Resident · 2008 - 2010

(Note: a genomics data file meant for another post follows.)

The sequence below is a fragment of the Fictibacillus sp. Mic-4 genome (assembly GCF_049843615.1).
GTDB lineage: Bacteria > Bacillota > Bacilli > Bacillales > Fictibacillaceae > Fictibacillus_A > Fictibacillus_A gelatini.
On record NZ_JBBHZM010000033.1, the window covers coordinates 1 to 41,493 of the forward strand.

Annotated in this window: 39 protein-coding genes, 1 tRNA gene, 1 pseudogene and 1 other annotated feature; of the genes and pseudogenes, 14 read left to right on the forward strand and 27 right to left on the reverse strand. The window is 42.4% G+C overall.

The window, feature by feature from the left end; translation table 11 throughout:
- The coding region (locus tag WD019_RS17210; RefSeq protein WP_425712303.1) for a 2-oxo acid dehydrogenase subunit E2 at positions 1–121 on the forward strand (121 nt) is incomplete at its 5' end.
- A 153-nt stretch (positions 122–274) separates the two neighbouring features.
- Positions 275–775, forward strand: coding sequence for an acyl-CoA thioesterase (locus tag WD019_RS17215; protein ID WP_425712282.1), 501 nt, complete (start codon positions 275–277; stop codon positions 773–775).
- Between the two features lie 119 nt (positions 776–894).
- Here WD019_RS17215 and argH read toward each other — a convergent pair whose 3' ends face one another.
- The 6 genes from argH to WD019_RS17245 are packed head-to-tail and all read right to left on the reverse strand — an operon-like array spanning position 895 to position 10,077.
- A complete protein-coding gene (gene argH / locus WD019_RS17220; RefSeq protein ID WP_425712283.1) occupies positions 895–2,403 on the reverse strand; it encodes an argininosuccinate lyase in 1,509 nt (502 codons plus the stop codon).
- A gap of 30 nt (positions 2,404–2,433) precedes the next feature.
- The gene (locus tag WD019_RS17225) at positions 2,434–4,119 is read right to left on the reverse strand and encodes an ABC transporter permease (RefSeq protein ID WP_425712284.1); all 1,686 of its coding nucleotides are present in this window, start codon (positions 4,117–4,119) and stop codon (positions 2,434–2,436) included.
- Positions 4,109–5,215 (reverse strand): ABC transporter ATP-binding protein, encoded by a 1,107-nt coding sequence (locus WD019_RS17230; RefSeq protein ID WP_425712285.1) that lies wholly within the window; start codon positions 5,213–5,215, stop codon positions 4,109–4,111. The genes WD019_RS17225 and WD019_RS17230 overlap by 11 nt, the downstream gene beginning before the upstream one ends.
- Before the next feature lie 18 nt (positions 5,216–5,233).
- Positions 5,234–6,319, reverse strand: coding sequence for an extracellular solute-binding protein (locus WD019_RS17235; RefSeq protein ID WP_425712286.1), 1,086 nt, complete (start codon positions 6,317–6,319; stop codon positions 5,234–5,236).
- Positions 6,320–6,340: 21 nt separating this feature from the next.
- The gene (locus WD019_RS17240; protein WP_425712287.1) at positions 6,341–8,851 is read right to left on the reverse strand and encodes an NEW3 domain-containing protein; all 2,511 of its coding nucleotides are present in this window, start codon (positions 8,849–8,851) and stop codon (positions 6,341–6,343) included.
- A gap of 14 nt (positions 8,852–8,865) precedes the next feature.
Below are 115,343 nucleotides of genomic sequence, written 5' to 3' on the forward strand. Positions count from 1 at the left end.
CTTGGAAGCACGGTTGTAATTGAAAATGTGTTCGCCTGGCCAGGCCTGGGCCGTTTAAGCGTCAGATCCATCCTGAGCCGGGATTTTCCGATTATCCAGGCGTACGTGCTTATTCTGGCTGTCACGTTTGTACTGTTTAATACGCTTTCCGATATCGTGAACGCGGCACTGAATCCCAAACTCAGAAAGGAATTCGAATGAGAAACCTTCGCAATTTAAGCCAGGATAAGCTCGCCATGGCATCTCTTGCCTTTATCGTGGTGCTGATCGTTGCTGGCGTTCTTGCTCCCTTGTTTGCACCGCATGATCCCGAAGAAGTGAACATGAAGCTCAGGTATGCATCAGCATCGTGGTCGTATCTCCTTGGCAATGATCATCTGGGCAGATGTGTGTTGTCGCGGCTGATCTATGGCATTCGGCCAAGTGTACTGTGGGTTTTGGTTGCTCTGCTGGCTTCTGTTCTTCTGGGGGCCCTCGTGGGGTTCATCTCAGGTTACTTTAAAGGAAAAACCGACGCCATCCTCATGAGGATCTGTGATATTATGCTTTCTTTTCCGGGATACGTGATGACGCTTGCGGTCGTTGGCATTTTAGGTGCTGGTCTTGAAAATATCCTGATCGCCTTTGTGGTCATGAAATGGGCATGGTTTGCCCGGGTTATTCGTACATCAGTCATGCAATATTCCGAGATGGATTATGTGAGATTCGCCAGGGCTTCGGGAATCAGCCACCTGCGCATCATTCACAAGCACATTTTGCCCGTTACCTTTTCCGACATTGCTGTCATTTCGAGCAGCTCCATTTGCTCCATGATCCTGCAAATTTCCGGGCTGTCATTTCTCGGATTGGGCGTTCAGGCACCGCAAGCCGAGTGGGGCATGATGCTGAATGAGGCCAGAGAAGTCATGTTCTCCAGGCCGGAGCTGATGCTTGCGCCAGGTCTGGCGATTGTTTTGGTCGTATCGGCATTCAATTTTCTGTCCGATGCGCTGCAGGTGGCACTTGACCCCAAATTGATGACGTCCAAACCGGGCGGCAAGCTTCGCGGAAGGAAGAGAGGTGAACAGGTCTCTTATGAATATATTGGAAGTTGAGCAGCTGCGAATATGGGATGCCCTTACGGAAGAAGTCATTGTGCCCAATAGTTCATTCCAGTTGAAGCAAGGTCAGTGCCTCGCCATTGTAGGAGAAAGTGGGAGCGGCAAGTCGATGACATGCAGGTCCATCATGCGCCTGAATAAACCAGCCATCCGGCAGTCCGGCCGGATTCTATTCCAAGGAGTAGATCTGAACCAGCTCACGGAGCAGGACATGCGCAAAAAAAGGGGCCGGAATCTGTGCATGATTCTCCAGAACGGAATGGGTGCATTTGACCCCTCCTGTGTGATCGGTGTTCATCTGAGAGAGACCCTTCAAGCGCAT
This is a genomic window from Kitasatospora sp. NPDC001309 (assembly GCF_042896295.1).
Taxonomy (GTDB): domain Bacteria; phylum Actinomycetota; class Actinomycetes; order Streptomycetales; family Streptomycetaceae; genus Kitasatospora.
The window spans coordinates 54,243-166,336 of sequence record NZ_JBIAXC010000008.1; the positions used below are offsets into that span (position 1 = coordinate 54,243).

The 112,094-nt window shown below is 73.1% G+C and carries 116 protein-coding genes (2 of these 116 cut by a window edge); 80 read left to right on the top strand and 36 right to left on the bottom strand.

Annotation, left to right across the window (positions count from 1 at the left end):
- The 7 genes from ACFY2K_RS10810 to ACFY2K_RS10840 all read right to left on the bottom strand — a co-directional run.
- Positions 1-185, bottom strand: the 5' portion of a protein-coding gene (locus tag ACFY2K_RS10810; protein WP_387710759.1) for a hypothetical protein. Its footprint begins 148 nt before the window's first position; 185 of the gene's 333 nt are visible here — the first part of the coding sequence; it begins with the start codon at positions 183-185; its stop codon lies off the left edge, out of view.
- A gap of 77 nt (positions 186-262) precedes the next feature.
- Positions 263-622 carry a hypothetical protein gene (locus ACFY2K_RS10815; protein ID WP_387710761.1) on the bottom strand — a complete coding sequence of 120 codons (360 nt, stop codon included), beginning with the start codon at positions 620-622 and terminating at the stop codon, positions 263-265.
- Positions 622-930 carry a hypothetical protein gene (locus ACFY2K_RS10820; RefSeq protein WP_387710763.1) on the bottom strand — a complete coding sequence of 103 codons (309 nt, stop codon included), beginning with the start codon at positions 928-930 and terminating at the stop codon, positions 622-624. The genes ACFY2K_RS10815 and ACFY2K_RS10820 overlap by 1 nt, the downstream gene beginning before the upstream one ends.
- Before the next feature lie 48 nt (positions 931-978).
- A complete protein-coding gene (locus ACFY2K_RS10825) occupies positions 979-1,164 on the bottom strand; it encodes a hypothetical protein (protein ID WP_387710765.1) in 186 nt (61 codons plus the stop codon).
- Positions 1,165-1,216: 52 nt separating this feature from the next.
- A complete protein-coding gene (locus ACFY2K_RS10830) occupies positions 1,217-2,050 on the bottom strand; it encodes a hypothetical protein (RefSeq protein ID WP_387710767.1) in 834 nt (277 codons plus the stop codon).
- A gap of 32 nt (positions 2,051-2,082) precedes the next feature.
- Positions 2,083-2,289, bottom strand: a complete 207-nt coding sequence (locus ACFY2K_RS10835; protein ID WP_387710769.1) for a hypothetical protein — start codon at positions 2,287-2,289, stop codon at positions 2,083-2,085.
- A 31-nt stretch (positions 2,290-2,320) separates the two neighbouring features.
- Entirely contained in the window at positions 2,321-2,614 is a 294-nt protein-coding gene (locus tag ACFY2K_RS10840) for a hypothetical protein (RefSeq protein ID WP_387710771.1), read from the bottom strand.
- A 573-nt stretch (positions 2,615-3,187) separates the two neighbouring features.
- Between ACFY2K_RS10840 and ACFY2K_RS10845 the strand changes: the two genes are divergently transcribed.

I lived at Monterey (or Village Green; they go by various names, which should be clue #1) for almost two years. In real estate parlance I was a squatter. When I signed the lease with who I thought was the owner I believed I'd found Nirvana. A post-card, picture perfect oasis, albeit a "mature" property, but my unit had been renovated and seemingly upgraded with marble tile, granite counter-tops, beautiful window treatments, huge walk-in closet for a studio and QUIET as living in the country with a partial golf course view. BUYER BEWARE.... Literally after moving my last U-Haul box into the huge walk-in closet, I got a phone call from the real owner. He was the brother of the man who'd led me to believe he was the property owner. After two seconds of pleasantries the real owner advised me the lease I'd signed was incorrect. I'd signed a 12-month, $800 monthly, with a pro-rated, or 4-month payment plan, for the security deposit of $800. I'd already handed over a $1,000 check that had been cashed. The real owner went on to explain the "honest" rent was $860 a month. He cited the fact that I had two cats. His brother knew that already?!?! He agreed the miscommunication between he and his brother; and, I was being unjustly penalized. He restructured the "lease" to a 13-month tenancy with the 13th month free as long as I signed another one-year lease at such time. He'd keep the rent at $800 a month for the following three months and lower the security deposit payments to $150 monthly until full payment was satisfied. He also wanted me to forward IN ADVANCE six separate PRE-DATED checks for the rent and security deposit payments. NO WAY, JOSE I thought. I told him I was changing banks and going totally paperless (partially true re: paperless) and his brother had agreed to the bank transfer method of payments. Just as quickly (well, he probably knew from his brother) he apologized explaining he needed actual checks for tax purposes and every bank issued counter checks for such purposes. He concluded by telling me he was doing me a favor regarding the security deposit payment plan. Additionally, another favor as my credit history would not have met his nominal standards. The icing on the cake: any problems with the condo (apartment-studio) MUST be handled through him or his brother, and not the HOA/rental office. Incidentally, this was another favor to me from him. HOW? Because a $300 rental transition/sublet fee would be applicable that I would have had to pay. I was considered a guest of his and his brother and NOT a tenant. He told me he owned three apartments in the complex and I was listed as a guest on all his apartments. Standard procedure he assured me. YES, red flags everywhere. $1000 gone already. Storage room closed out. I sat motionless for two hours surrounded by moving boxes and furniture. His brother, who was also my neighbor living in the next building came a-calling. He, too, had spoken with his Boston-based brother. He thought he d explained that his brother and sister-in-law were the actual owners. OH??? NO!!! The next revelation was the Boston brother only owned two of the apartments. One that was currently vacant and the one I inhabited. The Las Vegas bro had managed to get his own financing/mortgage. He advised me almost as an afterthought that I should just be a guest of his and use his apartment number coming and going from the security gates. I outlined that entire story for two reasons. A lot of scams have popped up in Vegas since the beginnings of the Great Recession. A lot of them, like mine, have occurred in upscale neighborhoods where it is least expected. For legal reasons I ve not included names or actual address other than this took place on Village Green/Monterey property. AND, that reflects on their management as well; more to their flawed security abilities. I would find out in time it was their responsibility to verify every unoccupied apartment/condo at least once monthly. I learned if the tenant/owner was listed off-property for more than one year, the HOA fee s were vastly reduced or waived entirely; especially if it was considered an investment property. I find that hard to believe, but since so many of the condos were vacant at the Village it might have been a marketing tool? I do know over the two years of my residency the maintenance/ground crews practically disappeared. Garbage bins overflowed. Water and electricity outages became more common. They paid for the water and for six months the adjoining golf course suffered impacts as they installed new water pipes. Studio apartments do not have washer/dryers. The HOA maintains a few free wash n dry laundry rooms. Unless you really need or want to be in walking distance of the strip, which is a healthy one mile distant from the Village security gate, numerous other upscale communities exist. Better managed, at least. Also realize the entire golf course community, while a virtual oasis in an urban setting, remains in an urban setting. Outside the 9 foot brick walls and well-secured entrance gates the naked city of low-income, illegal immigrants, criminals with guns is overwhelming. Outside the gates is not a quiet, tree-lined, cheerful-child-at-play environment. Perhaps as little as 20 years ago the scenario would ve reflected a graceful past. No more. The HOA per se does not generate rentals. Such is the responsibility of the condo owners. Once the tenant is living on property interaction with the HOA is more active. However, a major crisis such as A/C burnout, fridge breakdowns, etc., remain between you and the condo owner. Cockroaches are a big problem in desert communities. Village Green/Monterrey perhaps due to its age, lack of care, vacancy rate, and golf course location is cockroach central. I don t think a day went by in the last three or four months that I didn t kill at least one of the little suckers. Springtime welcomes the oversized waterbugs. The cockroaches hold conventions; the waterbugs are rare and not an infestation. I didn t do my homework and paid $860 monthly in 2008 2010 for a 650 sq ft studio. I discovered at least two other residents who boasted their studio rentals at $625 unfurnished; and $685 furnished. The bulk of the condo/apts are 1 br, 1 ba, w/wash dry, dishwasher, garbage disposal, ceiling fan in DR or bedroom, many have small balconies . Go to Craigslist or contact a rental or real estate agency. It appears most of the 1-beds average about $850 unfurnished; about $900 furnished. Monterrey has some dazzling 3-bed, 2 bath for $1100 would not pay higher unless furnished, but is a good price as they are very large. 2-bed, 1 bath average about $1K. Again, newer (anything after 1998) in better neighborhoods are available. Also, the recently built are better insulated resulting in lower energy costs. Overall, Village Green/Monterrey is the tree-lined, golf-course centered lifestyle perfect for the recently retired. Security is excellent; of course it has to be due to the urban location. Jerry Lewis, Debbie Reynolds and Barry Manilow maintain townhomes on this golf course. They do not reside in the Village Green section. The mansions are at the southern end of the property behind additional security stations.